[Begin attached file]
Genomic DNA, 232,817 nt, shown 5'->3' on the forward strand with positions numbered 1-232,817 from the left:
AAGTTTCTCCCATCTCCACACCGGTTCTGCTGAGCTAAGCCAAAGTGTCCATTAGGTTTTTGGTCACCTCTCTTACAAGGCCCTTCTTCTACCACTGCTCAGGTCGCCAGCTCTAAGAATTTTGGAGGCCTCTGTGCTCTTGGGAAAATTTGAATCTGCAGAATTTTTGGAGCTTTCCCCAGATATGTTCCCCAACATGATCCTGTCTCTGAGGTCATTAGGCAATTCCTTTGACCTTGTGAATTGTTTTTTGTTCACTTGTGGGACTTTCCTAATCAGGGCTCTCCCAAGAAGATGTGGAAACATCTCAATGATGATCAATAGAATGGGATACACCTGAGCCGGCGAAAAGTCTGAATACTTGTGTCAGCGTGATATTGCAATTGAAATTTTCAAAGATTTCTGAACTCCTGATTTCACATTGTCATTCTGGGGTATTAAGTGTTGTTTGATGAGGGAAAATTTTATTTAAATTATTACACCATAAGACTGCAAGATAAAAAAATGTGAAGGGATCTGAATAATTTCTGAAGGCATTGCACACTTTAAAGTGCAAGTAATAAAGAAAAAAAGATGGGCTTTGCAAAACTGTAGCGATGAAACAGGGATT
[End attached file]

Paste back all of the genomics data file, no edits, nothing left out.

Genomic DNA, 232,817 nt, shown 5'->3' on the forward strand with positions numbered 1-232,817 from the left:
AAGTTTCTCCCATCTCCACACCGGTTCTGCTGAGCTAAGCCAAAGTGTCCATTAGGTTTTTGGTCACCTCTCTTACAAGGCCCTTCTTCTACCACTGCTCAGGTCGCCAGCTCTAAGAATTTTGGAGGCCTCTGTGCTCTTGGGAAAATTTGAATCTGCAGAATTTTTGGAGCTTTCCCCAGATATGTTCCCCAACATGATCCTGTCTCTGAGGTCATTAGGCAATTCCTTTGACCTTGTGAATTGTTTTTTGTTCACTTGTGGGACTTTCCTAATCAGGGCTCTCCCAAGAAGATGTGGAAACATCTCAATGATGATCAATAGAATGGGATACACCTGAGCCGGCGAAAAGTCTGAATACTTGTGTCAGCGTGATATTGCAATTGAAATTTTCAAAGATTTCTGAACTCCTGATTTCACATTGTCATTCTGGGGTATTAAGTGTTGTTTGATGAGGGAAAATTTTATTTAAATTATTACACCATAAGACTGCAAGATAAAAAAATGTGAAGGGATCTGAATAATTTCTGAAGGCATTGCACACTTTAAAGTGCAAGTAATAAAGAAAAAAAGATGGGCTTTGCAAAACTGTAGCGATGAAACAGGGATT